Subscribe to our free, weekly email newsletter!


Ocean cargo: The Shipping Act of 2010 signals end to cartels

The bill also will empower the FMC to mediate contract disputes…something shippers have long waited for
By Patrick Burnson, Executive Editor
September 23, 2010

As widely expected, the Federal Maritime Commission is likely to be given more authority next year to end ocean carrier pricing collusion.

The Shipping Act of 2010, introduced by Rep. James L. Oberstar, D-Minn., yesterday will abolish carrier antitrust immunity and prevent carrier executives from convening so-called “discussion groups” used to formalize rate strategy.

The bill also will empower the FMC to mediate contract disputes…something shippers have long waited for.

“The carrier’s freewheeling market share approach to contracts is what took rates down in the first place,” said Jon Monroe, president of Monroe Consulting in Shanghai. “But the real frustration was the lack of communication and the lack of a real partnership.”

As reported in LM, a draft of this bill had been endorsed by a large coalition of shippers this summer. U.S. exporters of agricultural goods had been especially vocal in their support of legislation that might also encourage carriers to provide more containers for westbound deployment.

Oberstar, chairman of the House Transportation and Infrastructure Committee, apparently had been listening.

“Even under the current regulatory scheme, immunity for agreements has long outlived its usefulness,” he said in a statement.

Michael Berzon, chairman of the National Industrial Transportation League’s ocean committee, told LM last month that U.S.shippers were making a compelling argument.

“If enacted, the end of the limited anti-trust immunity would follow the action taken by European regulators,” he said.  “Since the elimination of the EU Block Exemption, it prohibits consultation by groups of carriers to discuss rates in the European trades.”

About the Author

image
Patrick Burnson
Executive Editor

Patrick Burnson is executive editor for Logistics Management and Supply Chain Management Review magazines and web sites. Patrick is a widely-published writer and editor who has spent most of his career covering international trade, global logistics, and supply chain management. He lives and works in San Francisco, providing readers with a Pacific Rim perspective on industry trends and forecasts. You can reach him directly at .(JavaScript must be enabled to view this email address).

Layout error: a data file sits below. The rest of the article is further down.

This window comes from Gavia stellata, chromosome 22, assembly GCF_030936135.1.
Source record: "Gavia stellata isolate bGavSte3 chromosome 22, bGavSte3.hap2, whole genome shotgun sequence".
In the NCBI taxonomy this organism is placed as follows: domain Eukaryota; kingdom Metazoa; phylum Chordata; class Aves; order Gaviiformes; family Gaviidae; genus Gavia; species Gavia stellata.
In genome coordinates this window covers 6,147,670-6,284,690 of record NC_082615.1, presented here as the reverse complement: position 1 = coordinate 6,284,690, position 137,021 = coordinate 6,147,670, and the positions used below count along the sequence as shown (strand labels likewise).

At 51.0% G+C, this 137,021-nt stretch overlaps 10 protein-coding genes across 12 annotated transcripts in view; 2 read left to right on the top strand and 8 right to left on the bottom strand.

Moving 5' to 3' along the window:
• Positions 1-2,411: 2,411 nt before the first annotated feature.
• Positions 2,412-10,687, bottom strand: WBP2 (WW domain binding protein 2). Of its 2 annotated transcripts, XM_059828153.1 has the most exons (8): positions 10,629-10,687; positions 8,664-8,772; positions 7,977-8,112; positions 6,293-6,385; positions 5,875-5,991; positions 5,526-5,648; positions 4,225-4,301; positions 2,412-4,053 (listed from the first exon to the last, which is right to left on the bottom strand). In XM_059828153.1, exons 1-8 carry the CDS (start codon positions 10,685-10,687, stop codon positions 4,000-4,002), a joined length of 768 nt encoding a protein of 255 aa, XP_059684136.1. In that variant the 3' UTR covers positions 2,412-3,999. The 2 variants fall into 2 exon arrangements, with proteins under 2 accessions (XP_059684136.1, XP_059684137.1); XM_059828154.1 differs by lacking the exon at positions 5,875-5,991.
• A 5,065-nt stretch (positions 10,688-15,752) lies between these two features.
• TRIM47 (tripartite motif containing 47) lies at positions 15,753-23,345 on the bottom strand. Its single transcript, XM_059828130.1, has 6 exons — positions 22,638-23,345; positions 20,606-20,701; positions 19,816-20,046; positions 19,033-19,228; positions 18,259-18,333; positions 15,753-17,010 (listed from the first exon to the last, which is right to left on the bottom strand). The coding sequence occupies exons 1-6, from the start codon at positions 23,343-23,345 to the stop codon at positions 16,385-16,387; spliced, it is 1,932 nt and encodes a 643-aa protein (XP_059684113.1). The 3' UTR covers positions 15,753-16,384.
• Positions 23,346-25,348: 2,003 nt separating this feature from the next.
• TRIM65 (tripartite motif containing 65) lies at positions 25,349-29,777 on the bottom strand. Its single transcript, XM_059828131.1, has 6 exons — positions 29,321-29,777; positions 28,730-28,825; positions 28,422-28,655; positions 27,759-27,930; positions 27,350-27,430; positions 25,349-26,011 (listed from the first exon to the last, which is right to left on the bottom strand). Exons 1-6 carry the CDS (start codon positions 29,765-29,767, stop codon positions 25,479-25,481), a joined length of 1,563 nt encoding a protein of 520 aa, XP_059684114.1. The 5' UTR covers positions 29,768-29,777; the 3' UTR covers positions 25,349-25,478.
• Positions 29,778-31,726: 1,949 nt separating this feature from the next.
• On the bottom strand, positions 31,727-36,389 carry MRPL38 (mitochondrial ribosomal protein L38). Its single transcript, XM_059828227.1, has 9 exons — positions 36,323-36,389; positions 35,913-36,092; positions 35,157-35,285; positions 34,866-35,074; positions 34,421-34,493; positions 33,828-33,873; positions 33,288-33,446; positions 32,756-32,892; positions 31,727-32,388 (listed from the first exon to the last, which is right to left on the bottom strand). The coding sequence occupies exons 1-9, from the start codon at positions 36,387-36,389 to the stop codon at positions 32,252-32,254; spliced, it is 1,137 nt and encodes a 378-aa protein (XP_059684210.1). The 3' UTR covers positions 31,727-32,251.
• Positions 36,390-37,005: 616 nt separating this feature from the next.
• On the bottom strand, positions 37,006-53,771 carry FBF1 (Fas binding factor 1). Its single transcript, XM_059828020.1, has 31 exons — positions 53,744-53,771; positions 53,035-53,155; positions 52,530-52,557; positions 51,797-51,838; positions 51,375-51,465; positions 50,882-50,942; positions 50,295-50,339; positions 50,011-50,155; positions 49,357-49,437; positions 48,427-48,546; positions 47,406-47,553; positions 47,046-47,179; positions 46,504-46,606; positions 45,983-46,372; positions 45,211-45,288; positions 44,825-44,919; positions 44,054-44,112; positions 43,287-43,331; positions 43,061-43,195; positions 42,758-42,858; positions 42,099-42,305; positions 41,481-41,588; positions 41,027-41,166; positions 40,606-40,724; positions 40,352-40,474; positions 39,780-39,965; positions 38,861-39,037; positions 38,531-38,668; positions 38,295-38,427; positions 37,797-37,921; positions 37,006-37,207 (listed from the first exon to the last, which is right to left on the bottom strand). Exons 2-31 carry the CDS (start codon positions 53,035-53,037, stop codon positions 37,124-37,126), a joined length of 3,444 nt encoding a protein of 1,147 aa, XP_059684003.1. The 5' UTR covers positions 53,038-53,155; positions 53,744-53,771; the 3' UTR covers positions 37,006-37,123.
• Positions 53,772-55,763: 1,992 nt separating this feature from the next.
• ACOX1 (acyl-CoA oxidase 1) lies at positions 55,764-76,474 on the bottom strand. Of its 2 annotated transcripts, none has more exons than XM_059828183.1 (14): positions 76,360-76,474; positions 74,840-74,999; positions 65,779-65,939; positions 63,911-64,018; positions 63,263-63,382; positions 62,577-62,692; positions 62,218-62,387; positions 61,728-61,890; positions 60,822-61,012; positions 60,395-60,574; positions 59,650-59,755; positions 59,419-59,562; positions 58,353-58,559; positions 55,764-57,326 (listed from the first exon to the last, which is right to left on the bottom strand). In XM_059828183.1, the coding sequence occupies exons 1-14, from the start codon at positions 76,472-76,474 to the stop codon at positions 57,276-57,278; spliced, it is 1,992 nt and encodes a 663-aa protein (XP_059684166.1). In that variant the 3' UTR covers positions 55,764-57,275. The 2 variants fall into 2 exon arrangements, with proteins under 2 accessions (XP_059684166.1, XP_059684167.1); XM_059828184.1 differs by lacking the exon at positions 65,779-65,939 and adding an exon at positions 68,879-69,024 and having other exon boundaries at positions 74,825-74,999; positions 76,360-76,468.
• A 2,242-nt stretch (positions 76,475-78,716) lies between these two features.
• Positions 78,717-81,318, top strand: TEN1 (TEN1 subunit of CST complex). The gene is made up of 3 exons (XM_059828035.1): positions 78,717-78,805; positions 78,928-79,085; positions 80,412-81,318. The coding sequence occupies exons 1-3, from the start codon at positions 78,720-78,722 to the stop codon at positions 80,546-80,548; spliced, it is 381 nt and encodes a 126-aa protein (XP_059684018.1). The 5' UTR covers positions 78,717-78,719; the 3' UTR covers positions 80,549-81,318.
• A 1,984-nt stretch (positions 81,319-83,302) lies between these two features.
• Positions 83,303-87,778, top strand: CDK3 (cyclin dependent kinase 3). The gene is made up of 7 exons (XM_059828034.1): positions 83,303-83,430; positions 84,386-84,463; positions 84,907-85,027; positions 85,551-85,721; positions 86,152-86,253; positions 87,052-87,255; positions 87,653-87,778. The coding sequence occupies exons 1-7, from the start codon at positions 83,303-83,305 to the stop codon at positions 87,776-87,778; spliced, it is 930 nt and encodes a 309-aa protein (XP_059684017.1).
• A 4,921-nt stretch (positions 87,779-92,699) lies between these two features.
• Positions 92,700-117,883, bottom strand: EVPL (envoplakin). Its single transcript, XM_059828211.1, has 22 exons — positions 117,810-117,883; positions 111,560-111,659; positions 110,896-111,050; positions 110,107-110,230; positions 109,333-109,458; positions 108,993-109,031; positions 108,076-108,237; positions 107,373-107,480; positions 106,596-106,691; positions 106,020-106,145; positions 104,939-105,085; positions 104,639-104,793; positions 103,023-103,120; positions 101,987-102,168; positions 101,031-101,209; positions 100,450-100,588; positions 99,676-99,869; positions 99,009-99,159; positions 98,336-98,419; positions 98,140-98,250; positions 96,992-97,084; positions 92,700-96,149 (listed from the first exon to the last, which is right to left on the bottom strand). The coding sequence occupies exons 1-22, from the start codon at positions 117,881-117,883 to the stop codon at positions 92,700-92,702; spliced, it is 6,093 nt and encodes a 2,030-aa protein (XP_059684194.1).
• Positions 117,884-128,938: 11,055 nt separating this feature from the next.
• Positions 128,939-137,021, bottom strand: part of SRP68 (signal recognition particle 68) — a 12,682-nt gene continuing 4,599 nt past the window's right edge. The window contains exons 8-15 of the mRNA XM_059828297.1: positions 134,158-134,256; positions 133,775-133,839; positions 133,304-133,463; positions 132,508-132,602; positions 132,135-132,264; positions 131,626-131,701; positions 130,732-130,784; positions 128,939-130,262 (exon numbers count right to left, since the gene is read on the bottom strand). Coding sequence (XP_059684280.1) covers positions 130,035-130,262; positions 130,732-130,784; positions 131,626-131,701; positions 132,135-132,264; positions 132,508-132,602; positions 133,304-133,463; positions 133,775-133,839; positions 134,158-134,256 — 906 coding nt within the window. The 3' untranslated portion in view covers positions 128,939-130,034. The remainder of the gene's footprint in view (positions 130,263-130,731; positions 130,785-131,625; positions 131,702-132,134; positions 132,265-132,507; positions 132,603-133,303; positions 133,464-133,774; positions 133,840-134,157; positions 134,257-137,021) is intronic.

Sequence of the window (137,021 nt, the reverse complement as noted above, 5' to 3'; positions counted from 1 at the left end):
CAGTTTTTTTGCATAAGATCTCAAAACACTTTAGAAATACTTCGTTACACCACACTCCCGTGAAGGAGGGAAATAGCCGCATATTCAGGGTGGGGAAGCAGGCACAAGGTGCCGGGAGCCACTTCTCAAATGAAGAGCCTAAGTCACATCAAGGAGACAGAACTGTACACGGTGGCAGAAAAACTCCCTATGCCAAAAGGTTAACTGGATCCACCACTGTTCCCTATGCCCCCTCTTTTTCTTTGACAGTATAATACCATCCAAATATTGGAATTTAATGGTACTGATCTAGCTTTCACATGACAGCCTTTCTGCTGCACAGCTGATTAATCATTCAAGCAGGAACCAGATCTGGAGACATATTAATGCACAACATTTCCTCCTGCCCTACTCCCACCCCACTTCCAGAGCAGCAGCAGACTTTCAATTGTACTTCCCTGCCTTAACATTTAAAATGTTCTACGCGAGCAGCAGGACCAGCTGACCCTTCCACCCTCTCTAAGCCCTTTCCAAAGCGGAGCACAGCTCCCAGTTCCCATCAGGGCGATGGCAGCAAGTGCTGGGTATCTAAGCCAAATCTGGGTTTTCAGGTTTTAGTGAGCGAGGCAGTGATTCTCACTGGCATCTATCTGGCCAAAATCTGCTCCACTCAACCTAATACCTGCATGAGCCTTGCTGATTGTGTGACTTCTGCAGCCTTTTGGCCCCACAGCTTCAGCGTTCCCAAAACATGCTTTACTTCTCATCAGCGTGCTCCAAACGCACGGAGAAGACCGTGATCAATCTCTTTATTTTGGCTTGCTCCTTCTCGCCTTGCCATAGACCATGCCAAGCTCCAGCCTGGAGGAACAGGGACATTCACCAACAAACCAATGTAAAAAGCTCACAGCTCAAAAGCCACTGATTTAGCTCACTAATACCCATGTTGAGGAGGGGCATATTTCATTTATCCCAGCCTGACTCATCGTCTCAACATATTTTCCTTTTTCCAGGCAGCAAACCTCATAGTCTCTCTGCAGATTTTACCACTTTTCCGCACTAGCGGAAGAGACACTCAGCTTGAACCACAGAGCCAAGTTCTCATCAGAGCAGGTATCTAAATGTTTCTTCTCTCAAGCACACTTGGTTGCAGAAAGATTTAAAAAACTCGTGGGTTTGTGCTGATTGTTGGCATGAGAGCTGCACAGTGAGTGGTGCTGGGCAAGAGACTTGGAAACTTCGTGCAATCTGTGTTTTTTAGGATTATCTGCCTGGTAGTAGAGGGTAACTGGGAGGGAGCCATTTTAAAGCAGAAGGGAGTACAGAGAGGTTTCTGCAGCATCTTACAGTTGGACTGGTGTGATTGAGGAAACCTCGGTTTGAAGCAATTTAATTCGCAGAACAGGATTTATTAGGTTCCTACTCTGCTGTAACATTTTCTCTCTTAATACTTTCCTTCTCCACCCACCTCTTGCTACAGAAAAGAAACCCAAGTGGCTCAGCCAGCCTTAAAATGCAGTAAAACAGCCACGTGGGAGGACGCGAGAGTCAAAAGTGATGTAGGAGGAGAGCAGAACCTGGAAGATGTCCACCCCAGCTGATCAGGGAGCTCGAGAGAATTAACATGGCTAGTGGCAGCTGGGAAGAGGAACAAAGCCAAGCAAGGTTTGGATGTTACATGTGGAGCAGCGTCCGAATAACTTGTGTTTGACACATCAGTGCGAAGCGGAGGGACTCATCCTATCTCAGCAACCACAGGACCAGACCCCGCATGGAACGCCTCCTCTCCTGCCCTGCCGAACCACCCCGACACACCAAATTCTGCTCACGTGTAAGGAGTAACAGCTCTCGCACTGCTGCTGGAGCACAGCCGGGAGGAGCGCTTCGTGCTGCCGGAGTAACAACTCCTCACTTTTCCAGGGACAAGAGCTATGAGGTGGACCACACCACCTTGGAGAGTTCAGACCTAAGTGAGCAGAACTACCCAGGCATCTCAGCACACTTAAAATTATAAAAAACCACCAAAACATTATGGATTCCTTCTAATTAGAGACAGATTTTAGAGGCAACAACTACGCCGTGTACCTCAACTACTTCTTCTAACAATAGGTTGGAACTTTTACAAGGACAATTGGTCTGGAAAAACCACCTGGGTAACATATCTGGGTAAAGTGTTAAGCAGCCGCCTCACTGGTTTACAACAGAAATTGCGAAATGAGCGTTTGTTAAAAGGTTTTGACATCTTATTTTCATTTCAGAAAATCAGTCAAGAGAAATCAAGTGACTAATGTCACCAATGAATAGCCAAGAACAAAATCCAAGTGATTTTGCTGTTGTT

Subscribe to Logistics Management magazine

Subscribe today. It's FREE!
Get timely insider information that you can use to better manage your
entire logistics operation.
Start your FREE subscription today!

Recent Entries

Transportation stakeholders reliant on North Carolina’s major seaports are welcoming news this week, which outlines plans to enhance the intermodal and cold chain network in the region.

The index ISM uses to measure non-manufacturing growth—known as the NMI—was 56.9 in February, which was 0.2 percent ahead of January and also 0.1 percent ahead of the 12-month average of 56.8. Economic activity in the non-manufacturing sector has grown for the last 61 months, according to ISM.

Non asset-based third-party logistics (3PL) services and logistics technology services provider Transplace said today that Brooks Bentz has joined the company in a newly-created role as president of Transplace Consulting in conjunction with the launch of the company’s new North American consulting services practice.

The advent of e-commerce continues to grow and gain increased traction over time. The many ways for consumers to order and purchase goods online continues to expand and leads to various subsequent byproducts of online purchases, including shopping through multiple channels, and delivery and payment options, among other things. These types of topics serve as the thesis in the second annual UPS Pulse of the Online Shopper Global Study issued this week by UPS and comScore Inc.

A major highlight of CEVA’s fourth quarter performance was its new business wins, which were up 14 percent for all of 2014, with Freight Management wins up 14 percent, and Ocean Freight and Air Freight wins up 30 percent and 14 percent, respectively, while Contract Logistics wins were up 2 percent.

Article Topics

News · Container · Transportation · Trade · Shipping · Exports · All topics

Comments

Post a comment
Commenting is not available in this channel entry.


© Copyright 2015 Peerless Media LLC, a division of EH Publishing, Inc • 111 Speen Street, Ste 200, Framingham, MA 01701 USA